“There might be five or six people at the top of our industry that have contributed to eating in this country – not for five years, ten years but 20 years. And, in my opinion, no-one has ever given back more than Delia to the great British public,” said her closet fan.
Interviewed this summer ahead of his first real appearance on the TV small screen to show his one-time star pupil Ramsay how 'Hell's Kitchen' really should be done, Delia's star guest this lunchtime revealed his new outlook on life – one that chimes so easily with the world of Ms Smith who is, after all, about to teach the nation 'How To Cheat At Cooking' this spring. To give the amateurs more of a chance the next time a reality TV show comes a-calling.
“If we're not careful everybody's going to be afraid to cook,” she said, her sights set at “short-circuiting some of the rules”. White has long since broken most of them.
But there wasn't a pretence between them; hence White's delight at the way that the Canaries' principal shareholder continues to bring food to the masses – be it either via the pages of her latest cook book or her latest football club restaurant.
“I want to take good eating to a nation, at a price point, with glamorous surroundings,” White said this summer.
“I'm not in the business of food and wine anymore, that's a thing of the past. I'm in the business of selling fun, selling a night out…. It's about casual dining. I'm an old-fashioned restaurateur, I love embracing people. I love the table by the door so you get them on the way in and the way out….”
It was a theme he returned to this lunchtime as he recalled his own childhood on the terraces of Elland Road. He is a working class lad from Leeds – Marco and Pierre owe much to an Italian aunt, nothing more.
“The most important aspect of any restaurant is the environment you sit in,” he said. “It's got to feel right. Because we've all dined in restaurants that serve very good food – but you walk in, sit down and don't feel comfortable. So it doesn't matter how good the food is, you're not going back.
“It's the welcome you're given when you arrive. Because once you sit down and you get comfortable, then you can start to be yourself; by being yourself you can start to enjoy yourself. And now let's bring some food and wine – at the right price point. Which allows people to keep coming back. So I think Delia's been very clever. I think she's created a great feel in a great space and the food? We know without saying, it's going to be good.”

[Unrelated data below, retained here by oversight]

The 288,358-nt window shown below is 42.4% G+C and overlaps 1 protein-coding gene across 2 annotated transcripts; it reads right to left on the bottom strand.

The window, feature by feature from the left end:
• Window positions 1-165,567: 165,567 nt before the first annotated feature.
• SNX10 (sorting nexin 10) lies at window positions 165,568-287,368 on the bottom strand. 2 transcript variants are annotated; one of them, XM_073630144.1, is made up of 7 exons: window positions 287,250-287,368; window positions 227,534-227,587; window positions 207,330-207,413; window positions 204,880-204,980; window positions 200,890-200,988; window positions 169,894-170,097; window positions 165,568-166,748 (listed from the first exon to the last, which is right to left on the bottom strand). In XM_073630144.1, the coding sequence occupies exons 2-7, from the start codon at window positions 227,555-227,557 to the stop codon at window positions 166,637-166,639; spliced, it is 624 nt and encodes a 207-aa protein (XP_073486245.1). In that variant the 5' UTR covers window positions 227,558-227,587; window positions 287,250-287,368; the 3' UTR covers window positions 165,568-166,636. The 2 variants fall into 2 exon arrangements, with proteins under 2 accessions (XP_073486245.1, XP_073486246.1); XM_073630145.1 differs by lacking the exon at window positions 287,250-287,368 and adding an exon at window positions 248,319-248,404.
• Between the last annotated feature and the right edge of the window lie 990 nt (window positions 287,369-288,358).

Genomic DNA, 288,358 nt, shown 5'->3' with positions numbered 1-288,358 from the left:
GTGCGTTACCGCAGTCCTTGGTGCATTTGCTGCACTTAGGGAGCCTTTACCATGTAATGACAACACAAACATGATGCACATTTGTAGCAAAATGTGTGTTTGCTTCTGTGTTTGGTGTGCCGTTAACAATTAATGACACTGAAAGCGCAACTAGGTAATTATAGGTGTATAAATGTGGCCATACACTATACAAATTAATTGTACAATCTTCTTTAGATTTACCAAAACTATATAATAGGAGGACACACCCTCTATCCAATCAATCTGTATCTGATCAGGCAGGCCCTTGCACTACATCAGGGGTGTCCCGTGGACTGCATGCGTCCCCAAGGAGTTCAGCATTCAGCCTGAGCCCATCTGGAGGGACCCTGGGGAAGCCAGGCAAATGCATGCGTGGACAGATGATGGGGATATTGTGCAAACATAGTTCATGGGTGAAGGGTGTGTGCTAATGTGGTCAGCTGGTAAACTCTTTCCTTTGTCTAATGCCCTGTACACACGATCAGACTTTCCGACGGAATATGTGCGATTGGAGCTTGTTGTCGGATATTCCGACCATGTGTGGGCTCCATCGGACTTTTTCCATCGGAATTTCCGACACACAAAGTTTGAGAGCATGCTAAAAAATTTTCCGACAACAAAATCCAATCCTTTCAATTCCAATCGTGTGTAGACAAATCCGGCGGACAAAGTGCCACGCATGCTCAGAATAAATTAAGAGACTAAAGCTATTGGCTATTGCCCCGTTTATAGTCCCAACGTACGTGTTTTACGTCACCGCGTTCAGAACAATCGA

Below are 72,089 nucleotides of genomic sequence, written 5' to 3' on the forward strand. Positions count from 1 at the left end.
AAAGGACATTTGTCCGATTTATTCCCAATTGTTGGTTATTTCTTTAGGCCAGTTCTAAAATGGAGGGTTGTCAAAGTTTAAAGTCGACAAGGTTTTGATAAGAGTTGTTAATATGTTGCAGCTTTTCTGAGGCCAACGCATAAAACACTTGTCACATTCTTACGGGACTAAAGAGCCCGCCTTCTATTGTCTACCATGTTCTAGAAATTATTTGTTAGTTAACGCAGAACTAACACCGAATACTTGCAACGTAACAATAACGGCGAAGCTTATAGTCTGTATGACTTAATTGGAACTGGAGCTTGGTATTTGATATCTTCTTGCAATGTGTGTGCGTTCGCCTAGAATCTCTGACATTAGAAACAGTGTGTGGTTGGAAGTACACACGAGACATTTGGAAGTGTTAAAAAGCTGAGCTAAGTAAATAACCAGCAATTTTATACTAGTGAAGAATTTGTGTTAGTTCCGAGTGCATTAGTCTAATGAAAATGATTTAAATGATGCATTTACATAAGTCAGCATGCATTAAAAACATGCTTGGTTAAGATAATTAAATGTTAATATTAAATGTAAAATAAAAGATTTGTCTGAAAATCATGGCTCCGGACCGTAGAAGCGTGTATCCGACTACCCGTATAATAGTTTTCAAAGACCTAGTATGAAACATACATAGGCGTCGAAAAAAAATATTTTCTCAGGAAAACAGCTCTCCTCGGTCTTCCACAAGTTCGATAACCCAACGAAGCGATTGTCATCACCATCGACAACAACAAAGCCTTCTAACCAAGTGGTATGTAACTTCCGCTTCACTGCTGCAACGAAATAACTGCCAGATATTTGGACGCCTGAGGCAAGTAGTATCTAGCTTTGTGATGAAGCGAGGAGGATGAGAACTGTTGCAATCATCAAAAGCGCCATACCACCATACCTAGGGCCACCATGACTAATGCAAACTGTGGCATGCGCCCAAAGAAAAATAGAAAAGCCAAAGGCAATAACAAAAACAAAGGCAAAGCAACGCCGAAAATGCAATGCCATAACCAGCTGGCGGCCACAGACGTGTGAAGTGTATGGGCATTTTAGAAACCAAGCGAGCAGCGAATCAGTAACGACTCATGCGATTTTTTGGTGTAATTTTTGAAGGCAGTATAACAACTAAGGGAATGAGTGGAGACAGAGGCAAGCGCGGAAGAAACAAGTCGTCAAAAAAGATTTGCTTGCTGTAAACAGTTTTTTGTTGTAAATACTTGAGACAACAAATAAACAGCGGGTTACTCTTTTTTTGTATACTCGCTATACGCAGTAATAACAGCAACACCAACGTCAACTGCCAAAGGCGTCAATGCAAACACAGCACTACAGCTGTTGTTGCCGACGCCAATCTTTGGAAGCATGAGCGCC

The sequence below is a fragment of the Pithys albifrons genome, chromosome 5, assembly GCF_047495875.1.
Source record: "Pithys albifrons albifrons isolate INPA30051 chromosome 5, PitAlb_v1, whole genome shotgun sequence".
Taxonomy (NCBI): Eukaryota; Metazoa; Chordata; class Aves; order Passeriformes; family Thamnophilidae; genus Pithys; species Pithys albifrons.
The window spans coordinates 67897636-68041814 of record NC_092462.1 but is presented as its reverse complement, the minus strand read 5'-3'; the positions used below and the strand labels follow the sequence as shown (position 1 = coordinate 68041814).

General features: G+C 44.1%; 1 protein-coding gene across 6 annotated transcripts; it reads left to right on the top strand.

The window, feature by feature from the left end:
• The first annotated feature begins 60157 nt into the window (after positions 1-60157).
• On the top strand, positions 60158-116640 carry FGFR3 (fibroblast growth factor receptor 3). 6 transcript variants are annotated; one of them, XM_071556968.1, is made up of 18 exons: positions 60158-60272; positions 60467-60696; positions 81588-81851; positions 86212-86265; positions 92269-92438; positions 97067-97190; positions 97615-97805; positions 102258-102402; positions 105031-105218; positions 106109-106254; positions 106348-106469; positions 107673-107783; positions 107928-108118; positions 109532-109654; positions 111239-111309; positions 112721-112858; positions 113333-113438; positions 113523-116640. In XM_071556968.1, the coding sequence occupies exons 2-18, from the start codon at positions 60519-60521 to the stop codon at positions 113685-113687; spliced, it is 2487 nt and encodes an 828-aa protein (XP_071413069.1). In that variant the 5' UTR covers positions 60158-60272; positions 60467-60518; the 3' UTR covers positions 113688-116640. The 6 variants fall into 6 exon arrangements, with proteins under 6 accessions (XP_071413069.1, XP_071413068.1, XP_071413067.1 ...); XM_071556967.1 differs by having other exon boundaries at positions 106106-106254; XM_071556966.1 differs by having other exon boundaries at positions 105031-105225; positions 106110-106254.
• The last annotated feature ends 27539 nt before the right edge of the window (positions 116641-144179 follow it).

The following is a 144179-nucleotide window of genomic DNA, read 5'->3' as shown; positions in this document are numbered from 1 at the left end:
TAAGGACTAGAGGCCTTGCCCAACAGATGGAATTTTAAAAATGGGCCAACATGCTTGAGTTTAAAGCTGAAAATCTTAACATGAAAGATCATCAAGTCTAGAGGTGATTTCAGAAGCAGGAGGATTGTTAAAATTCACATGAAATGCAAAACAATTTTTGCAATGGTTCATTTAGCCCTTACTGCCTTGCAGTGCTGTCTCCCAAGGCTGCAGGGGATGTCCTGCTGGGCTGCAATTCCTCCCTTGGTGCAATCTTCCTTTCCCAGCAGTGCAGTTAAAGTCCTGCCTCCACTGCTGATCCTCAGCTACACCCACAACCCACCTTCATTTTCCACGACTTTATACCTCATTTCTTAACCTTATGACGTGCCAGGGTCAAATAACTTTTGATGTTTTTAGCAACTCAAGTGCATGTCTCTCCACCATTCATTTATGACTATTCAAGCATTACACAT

And all without an ego in sight. The punters were the stars of the show. “I think the problem with a lot of restaurants today is that they're ruled by the chefs – it's about them and their egos. And what they want to give people.
“And I admit, I've been down that road; been guilty of that myself. But 30 years down the line you start to look at things differently. The picture changes – and what's important today is the punter. The environment they sit in. Watch and observe them – and they will tell you what they want. And then give it to them at a price point – and with a smile. It's that simple – it's not rocket science.”
Nor did he have any qualms about where the football stood in its midst. “I like my football; I grew up in Leeds, what do you expect? Watching that great Revie side. And they were tough. Hard boys,” said White, whose 'brand' is now firmly in the mix at the new-look Stamford Bridge.
“I remember being a little boy going to Elland Road – and that was intimidating. I was scared. And I was a Leeds boy – it was extraordinary. But what's interesting about football grounds is how they're developing.
“They're not like the football grounds that I walked into 30 years ago. It's not about a burger and a hot dog anymore. Peoples wants and their demands are so much more. The working man is much more aspirational than he was 30, 40 years ago. And I think that's right.
“Just because you're from a humble side of society why should you be denied? And I think what Delia is creating here is something that is multi-dimensional. And I think a lot of clubs in the country should look at what Delia has done to Norwich.”